As I mentioned in the previous post, there are 12 distributions named for Irving Burr, known as Burr Type I, Burr Type II, Burr Type III, …, Burr Type XII. [1]

The last of these is by far the most common, and the rest are hard to find online. I did manage to find them, so I’ll list them here for my future reference and for the benefit of anyone else interested in these distributions in the future.

Each distribution has a closed-form CDF because each is *defined* by its CDF. In all but one case, Burr Type XI, the CDF functions are invertible in closed-form. This means that except for Burr Type XI, one can easily generate random samples from each of the Burr distributions by applying the inverse CDF to a uniform random variable.

For each distribution I’ll give the CDF.

**Burr Type I distribution**

for 0 < *x* < 1, which is the uniform distribution.

**Burr Type II distribution**

for -∞ < *x* < ∞.

**Burr Type III distribution**

for 0 < *x* < ∞.

The Burr Type III distribution is also known as the **Dagum** distribution, and is probably the most well known of the Burr distributions after Type XII.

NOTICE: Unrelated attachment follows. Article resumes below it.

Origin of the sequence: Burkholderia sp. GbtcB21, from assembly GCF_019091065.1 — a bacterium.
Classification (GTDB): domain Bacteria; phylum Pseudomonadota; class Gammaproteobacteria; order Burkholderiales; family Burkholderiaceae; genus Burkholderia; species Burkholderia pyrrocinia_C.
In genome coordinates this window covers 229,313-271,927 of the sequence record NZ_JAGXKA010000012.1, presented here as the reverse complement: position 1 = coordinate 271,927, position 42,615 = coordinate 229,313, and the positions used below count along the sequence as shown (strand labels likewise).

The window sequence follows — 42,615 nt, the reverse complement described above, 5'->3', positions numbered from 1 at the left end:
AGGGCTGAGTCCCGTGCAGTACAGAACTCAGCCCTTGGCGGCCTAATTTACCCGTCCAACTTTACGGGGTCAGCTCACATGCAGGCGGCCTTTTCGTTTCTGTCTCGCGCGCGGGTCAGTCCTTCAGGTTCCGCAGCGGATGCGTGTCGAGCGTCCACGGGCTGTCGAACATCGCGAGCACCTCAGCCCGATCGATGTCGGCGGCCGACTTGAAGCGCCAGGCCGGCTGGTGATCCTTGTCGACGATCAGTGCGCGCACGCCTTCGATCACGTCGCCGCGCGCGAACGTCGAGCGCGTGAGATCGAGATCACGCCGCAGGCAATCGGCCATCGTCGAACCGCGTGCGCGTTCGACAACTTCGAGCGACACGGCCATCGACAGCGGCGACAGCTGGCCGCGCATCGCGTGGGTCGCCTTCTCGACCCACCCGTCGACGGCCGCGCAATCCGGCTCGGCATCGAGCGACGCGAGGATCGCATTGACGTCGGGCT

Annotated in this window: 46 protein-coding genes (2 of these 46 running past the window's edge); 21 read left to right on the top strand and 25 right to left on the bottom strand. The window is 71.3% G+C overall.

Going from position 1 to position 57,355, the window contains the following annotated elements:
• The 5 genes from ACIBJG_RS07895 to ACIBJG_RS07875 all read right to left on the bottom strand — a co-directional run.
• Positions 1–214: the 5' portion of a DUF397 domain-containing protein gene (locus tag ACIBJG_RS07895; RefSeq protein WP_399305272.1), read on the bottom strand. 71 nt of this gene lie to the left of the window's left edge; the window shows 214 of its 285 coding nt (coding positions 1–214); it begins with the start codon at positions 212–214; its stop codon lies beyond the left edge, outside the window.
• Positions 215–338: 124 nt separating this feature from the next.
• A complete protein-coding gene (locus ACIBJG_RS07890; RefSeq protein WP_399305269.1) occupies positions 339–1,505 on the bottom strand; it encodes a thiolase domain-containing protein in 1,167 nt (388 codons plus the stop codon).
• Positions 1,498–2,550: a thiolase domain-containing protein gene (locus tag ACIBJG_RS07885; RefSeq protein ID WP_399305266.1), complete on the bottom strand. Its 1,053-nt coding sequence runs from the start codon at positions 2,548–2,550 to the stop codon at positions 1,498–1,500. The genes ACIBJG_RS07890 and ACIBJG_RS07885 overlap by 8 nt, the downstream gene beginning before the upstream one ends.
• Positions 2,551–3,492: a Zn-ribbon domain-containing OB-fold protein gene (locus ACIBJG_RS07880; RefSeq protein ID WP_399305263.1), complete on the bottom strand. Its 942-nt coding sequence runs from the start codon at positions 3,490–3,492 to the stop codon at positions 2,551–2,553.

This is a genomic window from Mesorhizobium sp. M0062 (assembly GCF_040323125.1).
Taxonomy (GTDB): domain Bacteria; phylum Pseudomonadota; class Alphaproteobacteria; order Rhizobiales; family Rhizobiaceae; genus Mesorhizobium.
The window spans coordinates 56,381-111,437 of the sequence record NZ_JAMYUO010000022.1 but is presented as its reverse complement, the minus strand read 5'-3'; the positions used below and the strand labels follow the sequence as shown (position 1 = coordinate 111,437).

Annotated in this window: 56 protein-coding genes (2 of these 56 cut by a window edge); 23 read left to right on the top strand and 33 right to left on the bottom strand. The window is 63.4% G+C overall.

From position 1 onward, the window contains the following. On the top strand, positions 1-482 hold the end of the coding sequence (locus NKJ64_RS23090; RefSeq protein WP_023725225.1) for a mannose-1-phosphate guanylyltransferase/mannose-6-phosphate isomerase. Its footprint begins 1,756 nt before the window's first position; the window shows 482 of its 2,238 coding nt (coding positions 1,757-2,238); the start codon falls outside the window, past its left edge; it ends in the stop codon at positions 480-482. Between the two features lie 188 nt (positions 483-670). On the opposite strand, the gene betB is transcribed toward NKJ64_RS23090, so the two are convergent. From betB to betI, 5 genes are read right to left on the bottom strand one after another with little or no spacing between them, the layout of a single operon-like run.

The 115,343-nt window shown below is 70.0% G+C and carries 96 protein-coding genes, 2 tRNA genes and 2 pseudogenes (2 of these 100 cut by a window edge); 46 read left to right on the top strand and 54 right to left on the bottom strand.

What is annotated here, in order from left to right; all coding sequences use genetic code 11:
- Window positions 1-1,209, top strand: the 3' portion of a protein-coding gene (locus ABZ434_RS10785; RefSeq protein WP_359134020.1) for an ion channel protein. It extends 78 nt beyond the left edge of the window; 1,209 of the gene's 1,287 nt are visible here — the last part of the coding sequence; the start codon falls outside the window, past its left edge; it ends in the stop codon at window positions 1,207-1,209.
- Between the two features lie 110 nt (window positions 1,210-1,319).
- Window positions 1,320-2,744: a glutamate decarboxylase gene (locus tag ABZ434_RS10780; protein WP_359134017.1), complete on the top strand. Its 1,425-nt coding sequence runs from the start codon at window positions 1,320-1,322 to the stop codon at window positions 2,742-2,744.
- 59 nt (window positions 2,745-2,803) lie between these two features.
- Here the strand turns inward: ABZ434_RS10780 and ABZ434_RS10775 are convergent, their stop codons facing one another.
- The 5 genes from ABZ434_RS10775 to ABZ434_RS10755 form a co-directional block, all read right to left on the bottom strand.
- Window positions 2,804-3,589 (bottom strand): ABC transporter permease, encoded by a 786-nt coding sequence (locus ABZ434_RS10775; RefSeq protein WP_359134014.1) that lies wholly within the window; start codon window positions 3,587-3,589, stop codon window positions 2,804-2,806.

**Burr Type IV distribution**

for 0 < *x* < *c*.

**Burr Type V distribution**

for -π/2 < *x* < π/2.

**Burr Type VI distribution**

for -∞ < *x* < ∞.

**Burr Type VII distribution**

for -∞ < *x* < ∞.

**Burr Type VIII distribution**

for -∞ < *x* < ∞.

**Burr Type IX distribution**

for -∞ < *x* < ∞.

**Burr Type X distribution**

for 0 ≤ *x* < ∞.

**Burr Type XI distribution**

for 0 < *x* < 1.

**Burr Type XII distribution**

for 0 ≤ *x* < ∞.

The Burr Type XII distribution is also known as the **Singh-Maddala** distribution in economics.

[1] It’s possible to represent the Roman numerals I through XII as single Unicode characters as described here. So if you want to get fancy, we have Burr Ⅰ, Burr Ⅱ, Burr Ⅲ, …, Burr Ⅻ. Here Ⅻ, for example, is a single character, U+216B.